The pre-flight presentations were held in the Hilton Hotel at Edinburgh
Airport. Nigel Bradbury provided a 30 minute talk on the stars and
constellations that would be visible during the flight whilst Paul Money
explained the connections between the Sun and the Aurora. Jayne Eames
was the Roving Astronomer for this flight.
The activity predictions for the night were reasonably promising. The
vertical component of the interplanetary magnetic field (IMF), known as
Bz, had fluctuated between North and South all afternoon but did seem to
hover on the south side prior to the flight making a prediction awkward
so a 50/50 forecast was given. If Bz points south, the IMF and Earth's
magnetic field can connect and auroral displays are more likely to
occur. If Bz is north, the fields oppose one another and the aurora
tends to be quiet.
Nigel Bradbury and Paul Money provided an enthusiastic commentary on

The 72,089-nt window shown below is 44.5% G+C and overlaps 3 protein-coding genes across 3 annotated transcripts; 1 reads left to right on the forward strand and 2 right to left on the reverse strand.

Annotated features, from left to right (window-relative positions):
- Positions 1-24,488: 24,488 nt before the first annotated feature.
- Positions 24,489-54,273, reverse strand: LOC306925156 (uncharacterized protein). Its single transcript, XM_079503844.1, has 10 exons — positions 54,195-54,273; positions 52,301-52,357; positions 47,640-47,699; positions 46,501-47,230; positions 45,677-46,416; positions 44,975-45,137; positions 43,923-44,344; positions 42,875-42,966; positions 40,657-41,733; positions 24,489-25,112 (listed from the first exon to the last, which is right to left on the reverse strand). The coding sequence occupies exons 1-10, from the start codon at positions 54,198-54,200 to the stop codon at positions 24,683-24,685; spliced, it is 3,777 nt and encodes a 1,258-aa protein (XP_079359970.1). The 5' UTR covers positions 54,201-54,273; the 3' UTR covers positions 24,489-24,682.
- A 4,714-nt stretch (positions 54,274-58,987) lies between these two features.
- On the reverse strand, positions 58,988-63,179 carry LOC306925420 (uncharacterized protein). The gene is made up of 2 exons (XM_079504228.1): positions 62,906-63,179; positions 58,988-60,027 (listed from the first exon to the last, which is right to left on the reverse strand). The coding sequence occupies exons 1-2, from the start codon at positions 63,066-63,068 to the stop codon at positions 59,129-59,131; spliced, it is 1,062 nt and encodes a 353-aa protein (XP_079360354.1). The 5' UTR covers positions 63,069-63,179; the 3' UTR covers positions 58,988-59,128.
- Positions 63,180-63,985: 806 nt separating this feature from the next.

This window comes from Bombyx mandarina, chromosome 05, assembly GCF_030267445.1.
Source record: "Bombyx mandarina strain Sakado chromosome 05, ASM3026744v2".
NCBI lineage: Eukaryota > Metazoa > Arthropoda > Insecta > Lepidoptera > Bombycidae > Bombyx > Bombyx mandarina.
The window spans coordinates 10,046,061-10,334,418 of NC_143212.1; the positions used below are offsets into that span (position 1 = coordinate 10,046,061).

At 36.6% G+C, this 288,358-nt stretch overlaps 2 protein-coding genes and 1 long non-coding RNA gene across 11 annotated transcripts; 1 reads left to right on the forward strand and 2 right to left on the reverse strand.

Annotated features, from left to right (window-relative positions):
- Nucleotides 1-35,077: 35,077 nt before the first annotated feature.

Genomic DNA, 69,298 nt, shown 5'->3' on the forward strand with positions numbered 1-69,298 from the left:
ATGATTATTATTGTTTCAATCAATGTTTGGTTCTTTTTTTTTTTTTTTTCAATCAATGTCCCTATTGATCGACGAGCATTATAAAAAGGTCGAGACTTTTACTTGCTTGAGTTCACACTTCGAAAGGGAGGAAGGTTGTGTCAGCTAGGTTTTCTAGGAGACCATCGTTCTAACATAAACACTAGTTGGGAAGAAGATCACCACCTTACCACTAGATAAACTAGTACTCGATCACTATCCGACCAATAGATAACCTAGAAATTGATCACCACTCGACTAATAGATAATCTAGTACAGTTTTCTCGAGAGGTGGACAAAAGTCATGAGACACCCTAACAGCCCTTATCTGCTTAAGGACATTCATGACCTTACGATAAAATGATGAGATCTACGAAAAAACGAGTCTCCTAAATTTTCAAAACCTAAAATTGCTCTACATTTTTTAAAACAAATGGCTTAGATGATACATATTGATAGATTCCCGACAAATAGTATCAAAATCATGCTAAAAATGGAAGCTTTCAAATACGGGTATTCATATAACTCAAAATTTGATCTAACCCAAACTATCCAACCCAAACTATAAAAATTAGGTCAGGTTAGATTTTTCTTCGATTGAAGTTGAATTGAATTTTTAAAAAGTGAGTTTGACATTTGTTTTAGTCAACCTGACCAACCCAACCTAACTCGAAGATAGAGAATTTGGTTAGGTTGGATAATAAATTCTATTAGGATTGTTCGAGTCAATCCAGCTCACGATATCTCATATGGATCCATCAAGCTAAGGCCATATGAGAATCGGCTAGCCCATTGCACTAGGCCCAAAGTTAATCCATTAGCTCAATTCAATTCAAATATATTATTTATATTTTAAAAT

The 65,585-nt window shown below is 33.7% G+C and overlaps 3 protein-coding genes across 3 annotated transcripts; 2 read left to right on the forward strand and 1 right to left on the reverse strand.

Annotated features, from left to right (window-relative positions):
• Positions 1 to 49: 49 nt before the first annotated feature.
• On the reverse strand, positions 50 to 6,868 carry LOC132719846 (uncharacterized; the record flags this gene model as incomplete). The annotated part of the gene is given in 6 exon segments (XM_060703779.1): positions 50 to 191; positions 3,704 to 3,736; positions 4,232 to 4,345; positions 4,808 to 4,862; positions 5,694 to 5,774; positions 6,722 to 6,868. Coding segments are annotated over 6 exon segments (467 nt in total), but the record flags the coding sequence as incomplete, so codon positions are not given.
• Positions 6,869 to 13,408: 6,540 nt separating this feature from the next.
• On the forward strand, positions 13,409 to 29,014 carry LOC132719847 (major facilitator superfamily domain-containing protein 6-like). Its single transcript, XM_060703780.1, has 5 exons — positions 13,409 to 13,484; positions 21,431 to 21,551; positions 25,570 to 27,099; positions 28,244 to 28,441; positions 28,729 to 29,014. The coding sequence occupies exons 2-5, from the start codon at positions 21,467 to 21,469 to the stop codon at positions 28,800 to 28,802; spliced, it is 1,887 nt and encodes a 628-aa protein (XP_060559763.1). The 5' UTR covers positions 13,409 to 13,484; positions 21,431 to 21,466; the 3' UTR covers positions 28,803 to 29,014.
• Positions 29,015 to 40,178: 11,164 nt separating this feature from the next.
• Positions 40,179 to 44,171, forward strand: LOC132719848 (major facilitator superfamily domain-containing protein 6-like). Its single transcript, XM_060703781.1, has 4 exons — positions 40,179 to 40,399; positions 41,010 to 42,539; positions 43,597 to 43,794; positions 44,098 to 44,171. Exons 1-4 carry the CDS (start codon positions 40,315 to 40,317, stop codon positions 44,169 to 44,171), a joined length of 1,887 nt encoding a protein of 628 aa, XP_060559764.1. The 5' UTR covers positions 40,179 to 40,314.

what could be seen in terms of the stars, constellations and auroral
activity outside the plane. Jayne Eames acted as the onboard
astronomical rover on this occasion, assisting any passengers who
weren't sure what was being described. Fortunately, on this occasion, Bz
did swing south and we did get an auroral display. The initial display
was quite detailed with rays and bright patches and undulations along
the base of the main band. Towards the end of the on station period the
display dimmed but there was still a good amount of structure visible
with faint curtains just visible.
Paul managed to photograph the aurora on this occasion and a number of
the images taken on the flight are shown via this link.